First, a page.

Born in late 1971 (the exact date is unknown apparently), Silverman grew up one of four daughters in a middle-class home in Bedford, Massachusetts. Silverman was always interested in comedy, and even wrote the phrase “I Love Steve Martin” on her bedroom ceiling. At 17, Silverman performed her first stand-up act at Stitches in Boston. After dropping out of New York University, she graduated to open mic appearances in Manhattan, which led to regular comedy gigs and tours around the country. While on the road, she was spotted by scouts for “Saturday Night Live”, and at 22, Silverman was writing and performing on the show.
Silverman first appeared as a Not Ready for Prime Time Player in 1993, but immediately got herself into trouble with the NBC censors. One of her first bits was a commentary on the regular spot “Weekend Update”, where she joked about her desire to have an abortion, only to discover that she was only thirsty. More trouble ensued for Silverman behind the scenes, and soon found herself out of a job. She returned to performing stand-up, while appearing in episodes of “Seinfeld” (1996-1997), “Star Trek: Voyager” (1996-1997), “The Naked Truth” (1997-1998) and a recurring stint as writer Wendy Traston on “The Larry Sanders Show” (1996-1998).
Silverman also made her feature film debut in “Who’s the Caboose?” (1997), a mockumentary satirizing the television industry’s most competitive time–pilot season. The actress had a few small roles in bigger Hollywood fare, including the Farrelly Brother’s hit “There’s Something About Mary” (1998), Warren Beatty’s political satire “Bullworth” (1998) and “The Bachelor” (1999), starring Chris Connelly and Rene Zellweger.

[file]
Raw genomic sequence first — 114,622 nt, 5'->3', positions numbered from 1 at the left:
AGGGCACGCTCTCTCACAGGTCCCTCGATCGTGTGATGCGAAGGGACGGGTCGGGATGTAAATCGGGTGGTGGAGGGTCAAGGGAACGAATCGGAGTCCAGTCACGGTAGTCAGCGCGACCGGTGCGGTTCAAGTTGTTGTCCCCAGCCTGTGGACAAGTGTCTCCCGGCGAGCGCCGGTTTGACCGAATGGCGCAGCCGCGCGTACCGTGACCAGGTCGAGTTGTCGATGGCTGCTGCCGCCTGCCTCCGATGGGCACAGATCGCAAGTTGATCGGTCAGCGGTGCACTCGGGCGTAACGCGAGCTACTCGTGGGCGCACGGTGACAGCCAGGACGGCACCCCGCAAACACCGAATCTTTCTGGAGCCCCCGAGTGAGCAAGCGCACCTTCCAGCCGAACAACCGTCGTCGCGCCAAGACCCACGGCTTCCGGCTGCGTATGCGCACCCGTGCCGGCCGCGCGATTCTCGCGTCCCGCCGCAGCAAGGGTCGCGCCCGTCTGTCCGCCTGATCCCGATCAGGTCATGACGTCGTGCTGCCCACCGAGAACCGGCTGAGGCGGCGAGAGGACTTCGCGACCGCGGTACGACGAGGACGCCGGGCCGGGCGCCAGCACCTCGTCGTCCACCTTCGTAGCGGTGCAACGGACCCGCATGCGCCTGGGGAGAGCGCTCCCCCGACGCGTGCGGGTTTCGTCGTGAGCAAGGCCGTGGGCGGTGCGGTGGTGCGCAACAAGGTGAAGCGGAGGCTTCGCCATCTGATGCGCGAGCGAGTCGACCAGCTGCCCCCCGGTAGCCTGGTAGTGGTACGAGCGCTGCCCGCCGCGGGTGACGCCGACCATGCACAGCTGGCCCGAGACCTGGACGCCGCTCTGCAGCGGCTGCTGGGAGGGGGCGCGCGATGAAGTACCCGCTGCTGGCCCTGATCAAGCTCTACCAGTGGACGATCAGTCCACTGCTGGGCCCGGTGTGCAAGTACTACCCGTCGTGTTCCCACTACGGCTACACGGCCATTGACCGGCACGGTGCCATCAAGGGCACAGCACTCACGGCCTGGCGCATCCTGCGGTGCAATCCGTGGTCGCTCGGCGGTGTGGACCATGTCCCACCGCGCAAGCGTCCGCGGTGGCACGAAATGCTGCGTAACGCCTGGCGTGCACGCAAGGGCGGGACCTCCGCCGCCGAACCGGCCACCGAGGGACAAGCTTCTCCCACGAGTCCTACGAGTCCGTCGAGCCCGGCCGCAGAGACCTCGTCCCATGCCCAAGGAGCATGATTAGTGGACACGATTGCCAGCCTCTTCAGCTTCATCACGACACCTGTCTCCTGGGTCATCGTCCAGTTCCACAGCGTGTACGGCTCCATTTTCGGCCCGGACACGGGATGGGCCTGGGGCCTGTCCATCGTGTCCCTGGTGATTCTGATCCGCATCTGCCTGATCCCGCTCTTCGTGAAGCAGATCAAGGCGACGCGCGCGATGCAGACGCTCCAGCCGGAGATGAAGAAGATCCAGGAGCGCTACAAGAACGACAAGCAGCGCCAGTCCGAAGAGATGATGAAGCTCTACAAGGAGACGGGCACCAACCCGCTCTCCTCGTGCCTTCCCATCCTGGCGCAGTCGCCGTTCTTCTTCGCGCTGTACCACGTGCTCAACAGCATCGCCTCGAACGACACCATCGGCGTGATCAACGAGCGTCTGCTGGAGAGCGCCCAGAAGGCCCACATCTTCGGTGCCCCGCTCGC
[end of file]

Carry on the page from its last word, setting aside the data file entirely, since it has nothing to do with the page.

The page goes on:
Silverman attracted unwanted media scrutiny with her “Late Night with Conan O’Brien” appearance. Silverman uttered the slur “chink” in her act, which created a relentless firestorm spearheaded by Aoki’s Media Action Network for Asian Americans. Though Silverman never officially apologized, she did write a heart-felt letter to Aoki. Though the controversy faded, it left Silverman embittered. Meanwhile, Silverman landed a regular gig as Alison Kaiser on the TV show, “Greg the Bunny” (2001-2002). She also made more prominent appearances in films: “Evolution” (2001), starring David Duchovny and Julianne Moore; “Heartbreakers” (2001) with Sigourney Weaver and Jennifer Love Hewitt; and “School of Rock” (2003), in which she played the shrewish girlfriend of Black’s doormat roommate (Mike White). Though she has appeared many times on screens both large and small, Silverman has always returned to her first love: stand-up comedy. She inked a deal with HBO to write, produce and star in her own comedy special airing in late 2003.
The deal with HBO, however, was shelved, but a deal with Comedy Central for a sketch show was scheduled to begin shooting in summer 2005. Meanwhile, Silverman was one of dozens of comedians vying to tell the dirtiest version of an old Vaudeville joke in “The Aristocrats” (2005). After she competed in a couple of tournaments on “Celebrity Poker Showdown” Silverman was in episodes of “Entourage” (HBO, 2004- ) and “Pilot Season” (TRIO, 2004-2005), and voiced characters on the animated series “Drawn Together” (Comedy Central, 2004- ) and “American Dad” (Fox, 2004- ). She finished a busy 2005 headlining “Sarah Silverman: Jesus Is Magic.”